Jess Kraus, CEO of Source Intelligence, contributed this article to BusinessNewsDaily's Expert Voices: Op-Ed & Insights.
The arrival of new rules to illuminate where and how a company sources its raw materials means businesses must proactively reveal where their resources come from, a task that may at first seem daunting.
In July of this year, the United Nations Secretary-General received a report from the coalition behind the U.N. Global Compact, a strategic policy initiative that supports the alignment of business operations and strategies with 10 universally accepted principles in the areas of human rights, labor, the environment and anti-corruption.
This development is a clear reminder that U.S. companies must embrace both transparency and overall global impact — and that applies to businesses' supply chains, too. Brands must move from "having nothing to hide" to pro-actively showing and proving they have nothing to hide. These companies must go beyond uttering lofty statements on values and culture, and begin giving unambiguous and clear evidence about actual results.
Supply-chain transparency and corporate accountability in responsible sourcing is here to stay. Policymakers, private industry, and consumers now demand that organizations tightly integrate their sustainability practices into their business strategies, and that every player along the delivery chain be committed to the effort.
A timely example of this shift is the U.S. Security and Exchange Commission's Dodd-Frank Section 1502 Conflict Minerals ruling, which requires by May 2014 that publicly traded companies to disclose the origins of conflict minerals — minerals such as gold and tantalum that can originate under criminal conditions in regions of conflict — contained in their products.
The one-year anniversary of the Dodd-Frank 1502 Rule promulgation was August 22, and never before has my company, Source Intelligence, seen such a high level of inbound corporate requests for product demonstrations, access to our conflict minerals resource center and support in putting a viable due-diligence program in place in time to comply.
According to Tulane University's October 2011 economic impact projection, in the aggregate, it will cost American companies an estimated $7.93 billion to comply with the necessary systems and processes of the Dodd-Frank 1502 Rule.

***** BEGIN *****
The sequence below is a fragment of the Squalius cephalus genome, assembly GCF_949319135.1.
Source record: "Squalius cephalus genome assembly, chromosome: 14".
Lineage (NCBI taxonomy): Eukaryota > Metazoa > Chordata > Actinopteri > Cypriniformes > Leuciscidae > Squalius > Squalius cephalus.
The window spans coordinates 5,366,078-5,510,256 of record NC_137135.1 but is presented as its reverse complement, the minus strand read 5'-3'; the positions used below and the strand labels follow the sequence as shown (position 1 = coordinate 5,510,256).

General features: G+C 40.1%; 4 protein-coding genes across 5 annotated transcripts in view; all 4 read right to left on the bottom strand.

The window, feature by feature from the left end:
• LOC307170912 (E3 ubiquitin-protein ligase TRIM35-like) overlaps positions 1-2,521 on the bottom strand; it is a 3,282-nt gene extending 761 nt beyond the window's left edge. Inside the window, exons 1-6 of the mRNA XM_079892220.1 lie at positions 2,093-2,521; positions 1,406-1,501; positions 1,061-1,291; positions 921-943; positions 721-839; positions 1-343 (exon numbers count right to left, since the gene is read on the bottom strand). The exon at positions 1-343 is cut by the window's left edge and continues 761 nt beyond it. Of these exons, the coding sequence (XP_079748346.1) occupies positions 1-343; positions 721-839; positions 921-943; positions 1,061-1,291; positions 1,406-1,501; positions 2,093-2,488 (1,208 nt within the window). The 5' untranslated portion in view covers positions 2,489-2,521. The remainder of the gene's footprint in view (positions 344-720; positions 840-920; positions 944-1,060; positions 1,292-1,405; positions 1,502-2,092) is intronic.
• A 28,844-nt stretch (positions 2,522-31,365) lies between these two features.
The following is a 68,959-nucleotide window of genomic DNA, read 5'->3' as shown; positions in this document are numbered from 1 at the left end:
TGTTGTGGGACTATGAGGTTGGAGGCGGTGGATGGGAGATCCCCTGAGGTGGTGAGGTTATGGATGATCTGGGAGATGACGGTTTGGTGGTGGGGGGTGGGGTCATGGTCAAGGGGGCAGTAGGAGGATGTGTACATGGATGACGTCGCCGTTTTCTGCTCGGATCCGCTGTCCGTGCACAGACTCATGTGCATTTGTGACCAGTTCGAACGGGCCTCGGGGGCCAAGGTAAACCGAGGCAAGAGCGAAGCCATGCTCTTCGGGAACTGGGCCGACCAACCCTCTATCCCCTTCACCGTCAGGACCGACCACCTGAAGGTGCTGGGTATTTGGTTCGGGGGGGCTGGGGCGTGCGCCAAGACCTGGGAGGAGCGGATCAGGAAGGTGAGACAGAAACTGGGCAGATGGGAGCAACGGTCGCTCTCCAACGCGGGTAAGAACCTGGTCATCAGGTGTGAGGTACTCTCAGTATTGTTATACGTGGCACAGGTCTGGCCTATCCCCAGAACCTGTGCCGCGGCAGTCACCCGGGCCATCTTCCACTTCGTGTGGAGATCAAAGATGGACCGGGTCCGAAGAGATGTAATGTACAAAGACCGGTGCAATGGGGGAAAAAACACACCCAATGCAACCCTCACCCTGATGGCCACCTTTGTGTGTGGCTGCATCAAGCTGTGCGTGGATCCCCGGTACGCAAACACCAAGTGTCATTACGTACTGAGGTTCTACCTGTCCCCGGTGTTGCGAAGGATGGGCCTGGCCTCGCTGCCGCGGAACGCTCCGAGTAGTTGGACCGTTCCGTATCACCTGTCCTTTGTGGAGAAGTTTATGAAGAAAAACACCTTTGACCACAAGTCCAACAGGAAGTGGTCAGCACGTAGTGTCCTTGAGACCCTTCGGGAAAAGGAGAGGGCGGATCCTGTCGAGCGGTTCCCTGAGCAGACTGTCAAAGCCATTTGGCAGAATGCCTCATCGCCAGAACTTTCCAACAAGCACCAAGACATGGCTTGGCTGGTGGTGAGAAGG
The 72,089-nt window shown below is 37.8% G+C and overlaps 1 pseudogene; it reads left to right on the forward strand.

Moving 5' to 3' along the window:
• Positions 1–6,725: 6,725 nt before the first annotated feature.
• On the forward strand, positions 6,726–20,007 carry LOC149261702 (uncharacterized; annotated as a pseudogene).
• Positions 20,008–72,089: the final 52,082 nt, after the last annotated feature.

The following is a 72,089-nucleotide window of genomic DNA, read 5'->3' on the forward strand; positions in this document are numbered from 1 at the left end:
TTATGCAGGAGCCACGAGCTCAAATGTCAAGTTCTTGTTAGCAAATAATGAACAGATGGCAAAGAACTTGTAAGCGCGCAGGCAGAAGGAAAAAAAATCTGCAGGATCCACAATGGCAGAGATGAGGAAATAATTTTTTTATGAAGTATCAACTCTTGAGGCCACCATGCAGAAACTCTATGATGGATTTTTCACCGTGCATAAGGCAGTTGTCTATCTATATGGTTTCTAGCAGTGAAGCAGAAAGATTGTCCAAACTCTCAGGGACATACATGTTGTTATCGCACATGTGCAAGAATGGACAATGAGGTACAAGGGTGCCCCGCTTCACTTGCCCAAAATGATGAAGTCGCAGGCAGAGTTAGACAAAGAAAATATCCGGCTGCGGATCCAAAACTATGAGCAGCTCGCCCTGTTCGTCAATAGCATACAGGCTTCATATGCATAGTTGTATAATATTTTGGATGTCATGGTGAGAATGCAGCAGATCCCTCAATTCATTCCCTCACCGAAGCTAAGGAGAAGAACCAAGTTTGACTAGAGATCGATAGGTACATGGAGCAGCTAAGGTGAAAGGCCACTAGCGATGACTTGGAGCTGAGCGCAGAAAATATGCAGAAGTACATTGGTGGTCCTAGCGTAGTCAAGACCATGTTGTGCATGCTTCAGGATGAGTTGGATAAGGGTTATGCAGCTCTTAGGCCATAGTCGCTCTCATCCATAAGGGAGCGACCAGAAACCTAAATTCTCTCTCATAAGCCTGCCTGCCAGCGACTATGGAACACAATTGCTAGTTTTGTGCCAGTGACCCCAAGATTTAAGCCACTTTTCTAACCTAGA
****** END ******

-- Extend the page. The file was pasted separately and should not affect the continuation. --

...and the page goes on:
Conflict minerals compliance: where to begin
One of the questions I hear most often from those in private industry and their legal advisors is, "Where do we begin?" After a company sets its internal policy regarding conflict minerals, that company should follow a methodical approach to ensure compliance and an audit trail.
There are five steps involved in complying with the Conflict Minerals Final Rule:
Filter: Determine which of a company's products are in scope. Evaluate whether they contain any 3TG (shorthand for tungsten, tin, tantalum and gold) or require 3TG in the manufacturing process.
Reasonable Country of Origin Inquiry (RCOI): Determine whether the conflict minerals used in a company's products may have originated from a conflict region, such as the Democratic Republic of the Congo (DRC), or whether they came from scrap or recycled sources.
Due Diligence: After completing the RCOI, if a company either comes to know or has reason to believe conflict minerals originated in the DRC and did not come from recycled or scrap sources, that company must take certain actions. Specifically, the company must engage in due diligence to gather information about potential risks so they can be assessed and managed appropriately.
Data Assessment: Information gathered from the supply chain should not be taken at face value. A company must assess supplier-provided data to understand the information's completeness and accuracy.
Report: Prepare and submit Special Disclosure (SD) forms and Conflict Minerals Reports to the SEC, as necessary.
Serving the greater cause
As an industry leader in supply-chain data and compliance services, Source Intelligence has responded to the market and partnered with corporations in the implementation of a complex supply-chain–tracing infrastructure.
Companies are being asked to transition from legacy purchasing systems to a completely transparent supply chain. It's hard for companies to use internal resources to comply with this demand, because their core competency is not supply-chain tracing. Becoming transparent requires specialized information technology platforms, around-the-clock supplier engagement and experts in compliance regulations.
However, once the supply-chain–tracing infrastructure is in place, companies have the power to address and prevent not only conflict minerals violations, but also other human rights, labor, environmental or corruption risks to their brands.
For those who are taking a "wait and see" approach to the SEC's Conflict Minerals Ruling, hear this: Supply chain transparency and responsible sourcing practices are here to stay. Policy, private industry and consumer trends all point to the same conclusion: The time is now to integrate corporate social-responsibility into the strategic operations of your company.
Sitting on the sidelines is no longer an option; this is a legal and strategic requirement to protect your brand and your organization's reputation.
The views expressed are those of the author and do not necessarily reflect the views of the publisher. This article was originally published on BusinessNewsDaily.